However, there will be some changes that will impact UK and EU food and beverage manufacturers, according to regulatory compliance expert Nicola Smith, from global law firm Squire Patton Boggs. In the short-term, EU food industries (as well as UK-based importers of products from EU manufacturers) will be required to make some changes.
 
The UK Government is adopting the equivalent position to the EU regulation in relation to the name and address of the food business operator (FBO): "For example, if you are selling a food product in the UK, it will need to have a UK company and address on the packaging," Smith explained. "And if the manufacturer is outside of the UK, this will need to be the address of the importer to the UK."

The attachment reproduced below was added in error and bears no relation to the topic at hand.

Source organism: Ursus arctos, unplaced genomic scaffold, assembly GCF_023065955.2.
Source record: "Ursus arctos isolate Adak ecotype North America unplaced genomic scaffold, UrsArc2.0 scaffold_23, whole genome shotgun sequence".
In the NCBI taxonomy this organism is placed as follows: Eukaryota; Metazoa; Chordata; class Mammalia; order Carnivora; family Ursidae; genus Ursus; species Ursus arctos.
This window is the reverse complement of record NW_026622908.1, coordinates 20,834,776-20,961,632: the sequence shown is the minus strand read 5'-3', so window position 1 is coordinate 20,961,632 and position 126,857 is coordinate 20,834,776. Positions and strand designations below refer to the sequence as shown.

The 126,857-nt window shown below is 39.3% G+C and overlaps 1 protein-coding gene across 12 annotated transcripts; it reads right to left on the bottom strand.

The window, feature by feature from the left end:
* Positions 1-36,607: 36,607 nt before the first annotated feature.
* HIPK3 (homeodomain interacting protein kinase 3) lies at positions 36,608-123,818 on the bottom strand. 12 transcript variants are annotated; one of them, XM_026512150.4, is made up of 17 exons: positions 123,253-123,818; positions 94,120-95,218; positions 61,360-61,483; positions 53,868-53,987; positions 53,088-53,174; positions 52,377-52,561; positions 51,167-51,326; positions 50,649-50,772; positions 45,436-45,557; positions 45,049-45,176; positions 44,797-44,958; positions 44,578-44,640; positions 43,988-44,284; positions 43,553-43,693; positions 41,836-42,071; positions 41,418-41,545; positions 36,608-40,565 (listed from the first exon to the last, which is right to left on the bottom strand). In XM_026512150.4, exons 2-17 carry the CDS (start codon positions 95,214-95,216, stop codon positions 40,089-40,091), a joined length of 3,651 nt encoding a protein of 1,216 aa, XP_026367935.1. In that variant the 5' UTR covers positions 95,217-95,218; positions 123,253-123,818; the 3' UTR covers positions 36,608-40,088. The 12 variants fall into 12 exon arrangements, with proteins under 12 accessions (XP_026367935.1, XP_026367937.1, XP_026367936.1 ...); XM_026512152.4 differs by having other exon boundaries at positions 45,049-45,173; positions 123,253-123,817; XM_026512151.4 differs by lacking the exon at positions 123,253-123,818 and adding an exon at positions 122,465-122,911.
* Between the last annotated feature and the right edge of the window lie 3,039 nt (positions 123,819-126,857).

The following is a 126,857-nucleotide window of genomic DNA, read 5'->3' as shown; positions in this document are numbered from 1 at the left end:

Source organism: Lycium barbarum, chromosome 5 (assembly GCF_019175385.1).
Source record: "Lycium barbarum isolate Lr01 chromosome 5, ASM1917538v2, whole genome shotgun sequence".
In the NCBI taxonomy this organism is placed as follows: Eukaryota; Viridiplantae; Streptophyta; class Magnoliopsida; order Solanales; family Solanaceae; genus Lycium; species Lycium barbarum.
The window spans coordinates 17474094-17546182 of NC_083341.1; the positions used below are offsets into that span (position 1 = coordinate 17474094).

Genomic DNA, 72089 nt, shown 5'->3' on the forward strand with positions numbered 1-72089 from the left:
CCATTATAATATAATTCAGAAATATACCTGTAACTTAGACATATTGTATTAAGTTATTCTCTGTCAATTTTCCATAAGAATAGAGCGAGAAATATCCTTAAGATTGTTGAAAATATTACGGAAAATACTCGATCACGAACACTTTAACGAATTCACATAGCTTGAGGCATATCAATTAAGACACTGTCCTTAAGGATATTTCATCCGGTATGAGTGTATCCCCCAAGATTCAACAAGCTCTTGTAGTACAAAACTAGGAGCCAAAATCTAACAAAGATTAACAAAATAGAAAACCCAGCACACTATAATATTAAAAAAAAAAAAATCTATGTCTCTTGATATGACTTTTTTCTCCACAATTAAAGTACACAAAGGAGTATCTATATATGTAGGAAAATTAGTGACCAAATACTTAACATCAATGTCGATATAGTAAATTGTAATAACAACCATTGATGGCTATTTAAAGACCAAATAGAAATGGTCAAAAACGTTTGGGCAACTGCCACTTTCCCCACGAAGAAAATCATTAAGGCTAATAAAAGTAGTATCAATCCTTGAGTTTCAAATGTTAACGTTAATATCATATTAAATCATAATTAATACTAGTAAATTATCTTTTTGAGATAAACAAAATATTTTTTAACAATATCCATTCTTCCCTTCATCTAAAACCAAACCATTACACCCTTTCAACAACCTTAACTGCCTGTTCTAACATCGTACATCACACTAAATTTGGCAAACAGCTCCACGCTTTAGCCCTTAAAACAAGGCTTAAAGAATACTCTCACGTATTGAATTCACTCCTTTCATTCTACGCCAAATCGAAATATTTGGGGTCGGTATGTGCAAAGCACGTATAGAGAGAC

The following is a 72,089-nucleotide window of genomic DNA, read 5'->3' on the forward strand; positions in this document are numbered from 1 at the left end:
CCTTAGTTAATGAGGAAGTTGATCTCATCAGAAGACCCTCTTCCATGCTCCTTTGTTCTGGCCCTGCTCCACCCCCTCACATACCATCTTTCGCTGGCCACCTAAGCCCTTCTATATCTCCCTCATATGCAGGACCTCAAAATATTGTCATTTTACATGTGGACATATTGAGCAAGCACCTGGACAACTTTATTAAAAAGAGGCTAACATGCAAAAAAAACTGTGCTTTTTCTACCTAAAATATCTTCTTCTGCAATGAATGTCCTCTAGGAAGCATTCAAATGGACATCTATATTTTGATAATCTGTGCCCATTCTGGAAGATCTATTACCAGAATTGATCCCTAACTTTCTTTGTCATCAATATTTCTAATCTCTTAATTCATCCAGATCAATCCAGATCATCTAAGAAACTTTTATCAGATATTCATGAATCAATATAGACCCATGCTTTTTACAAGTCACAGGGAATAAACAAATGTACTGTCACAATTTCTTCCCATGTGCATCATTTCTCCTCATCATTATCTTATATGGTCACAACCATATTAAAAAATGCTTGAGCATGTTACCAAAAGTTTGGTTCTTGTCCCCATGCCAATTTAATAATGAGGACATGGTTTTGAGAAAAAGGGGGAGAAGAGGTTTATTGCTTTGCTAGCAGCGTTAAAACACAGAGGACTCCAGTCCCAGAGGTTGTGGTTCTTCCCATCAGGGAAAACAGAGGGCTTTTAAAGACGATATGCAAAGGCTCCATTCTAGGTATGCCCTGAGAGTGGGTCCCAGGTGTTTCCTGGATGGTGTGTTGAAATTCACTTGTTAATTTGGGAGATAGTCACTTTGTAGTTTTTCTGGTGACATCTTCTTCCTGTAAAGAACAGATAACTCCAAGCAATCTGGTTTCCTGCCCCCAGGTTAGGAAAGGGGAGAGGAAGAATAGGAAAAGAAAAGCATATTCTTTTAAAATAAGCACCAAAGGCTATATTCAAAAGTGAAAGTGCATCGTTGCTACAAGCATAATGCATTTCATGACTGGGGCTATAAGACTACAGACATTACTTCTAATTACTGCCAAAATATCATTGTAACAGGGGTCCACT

Concerning regulatory responsibility, the importer into the UK will be in charge of ensuring that the label, and the product, meet UK food law requirements. In the early days, Smith predicts this will be “easy”, because "the retained body of EU low will mean there is no real difference in the requirements", but this may change as time continues, she warned.
"So, it may be sensible to review agreements where there are potentially enhanced responsibilities to ensure that this is reflected as required."
EU manufacturers will also need to be wary of using “EU origin” labelling where a product or ingredient originates from the UK, in the same way as UK manufacturers will, Smith cautioned.
 
In the longer term, EU manufacturers should consider how Brexit will affect protected geographical indications (PGIs).